William (Matt Damon) is an adventurer around 1000 A.D. who is travelling through the Chinese lands with his band of mercenaries, all of whom hope to get their hands on the so-called "black powder" that is supposed to have been invented there so they may bring it back to Europe. However, their journey is fraught with danger, including crossing paths with bandits and tribes who do not appreciate them trespassing, not to mention seeking the secret of the explosive substance. So it is that the group is attacked which whittles their number down to a mere duo, William and Tovar (Pedro Pascal), who as the night has fallen meet their potential end when a monster looms out of the darkness...
Ah, but William is a dab hand with his weaponry, including a bow and arrows and a sword, and he manages to best the monster, cutting off its foreleg in the process. He suggests to Tovar that he take it with them so they may not only get the powder, but also find out what it was that menaced them, and the next scene, what do you know they are at the titular Great Wall of China which the opening titles have informed us took seventeen hundred years to construct. This movie, being a Chinese production, was very proud of its wall and its uses, that much was clear, but it was not just that nation that created what they hoped would be a blockbuster across the globe, it was the product of at least four.
That proved an issue when Damon's starring role was regarded as problematic, apparently because it's not on to have a white American actor play the hero among a bunch of non-white, non-American actors, though the loudest complaints seemed to hail from those who were ignorant of the fact this was how international co-productions operated, they picked their casts from around the world in the hope that each member would have their own fanbases in each territory it was released in, therefore increasing the exposure and the profits. The way the anti-Damon contingent would have it was that he stepped in to save the Chinese from their enemies, which on watching the movie simply wasn't the case.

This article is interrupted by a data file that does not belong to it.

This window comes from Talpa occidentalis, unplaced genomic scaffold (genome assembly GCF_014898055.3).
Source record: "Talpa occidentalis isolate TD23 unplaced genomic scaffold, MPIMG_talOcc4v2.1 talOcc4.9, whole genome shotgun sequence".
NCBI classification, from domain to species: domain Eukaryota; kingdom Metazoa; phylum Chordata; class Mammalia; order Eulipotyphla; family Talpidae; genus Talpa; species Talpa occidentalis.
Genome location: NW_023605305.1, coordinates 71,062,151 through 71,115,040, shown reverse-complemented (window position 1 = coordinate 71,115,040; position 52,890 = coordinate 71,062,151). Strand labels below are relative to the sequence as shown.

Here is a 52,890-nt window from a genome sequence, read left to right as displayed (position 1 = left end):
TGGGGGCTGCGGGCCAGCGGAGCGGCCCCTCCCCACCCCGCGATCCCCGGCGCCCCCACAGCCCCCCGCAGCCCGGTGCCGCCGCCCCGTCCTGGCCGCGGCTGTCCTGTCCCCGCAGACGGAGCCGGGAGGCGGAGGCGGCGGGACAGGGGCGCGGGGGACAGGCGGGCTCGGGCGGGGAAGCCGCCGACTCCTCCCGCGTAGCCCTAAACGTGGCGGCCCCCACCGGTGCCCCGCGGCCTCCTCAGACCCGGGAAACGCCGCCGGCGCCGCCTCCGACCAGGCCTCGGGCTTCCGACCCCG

Besides, such people behind The Great Wall were purely sticking to the rules of these co-productions which had been going on for decades, and often on this scale, though not always: watch The Stranger and the Gunfighter or The Legend of the 7 Golden Vampires or The Man from Hong Kong or even The Way of the Dragon to see how Hong Kong capitalised on other markets in the nineteen-seventies, for example. It was a pity this controversy seemed to harm the box office of the movie in the West, because with director Zhang Yimou at the helm you were at least guaranteed an experience that was going to look good, though that said when it came down to it most of how the photography and sets looked was the responsibility of the special effects team which tended to dominate the proceedings, leaving that CGI computer game appearance for a lot of the time.
Edward Zwick was the man who originally kicked off the project, hoping for another pan-Asian hit like his Tom Cruise-starring The Last Samurai, and it seemed The Great Wall was destined to meet that film's fate, used as filler in television schedules because it was easy to watch without being taxing, and had a certain self-serious tone that you could kid yourself you were watching something important. It's true there were not many jokes here, but that meant fewer opportunities for goofy scenes, as they took the monsters very seriously indeed and left the outwitting of the beasts more a case of strategy than brute force, which was refreshingly different to the average Hollywood CGI fest that would concentrate on a more mindless spectacle. Jing Tian was the most prominent Chinese performer, playing the General William joins forces with, Willem Dafoe showed up as some kind of refugee, and Andy Lau made his presence felt because it was seemingly the law for him to appear in this sort of thing, and though they did not quite shift the "all acting in different movies" feeling, there was enough co-operation to craft a perfectly decent second division fantasy epic, even if it was aiming for the top. Music by Ramin Djawadi (for that Game of Thrones sound).
Chinese director responsible for some of the country’s best known international hits. A graduate of the Beijing Film Academy, Yimou made his debut in 1987 with Red Sorghum, which like much of his later work combined a small-scale drama with stunning visuals. His breakthrough film was the beautiful Raise the Red Lantern, the first of four films he made with then-partner Gong Li. The Story of Qui Ju, To Live, Shanghai Triad and Not One Less were among the films Yimou made throughout the 90s. The Chaplin-esque comedy Happy Times was a bit of a misfire, but 2002's Oscar-nominated martial arts spectacle Hero was a massive hit, critically and commercially. Another martial arts film, House of Flying Daggers, followed in 2004, as did Curse of the Golden Flower and later the internationally-flavoured fantasy The Great Wall.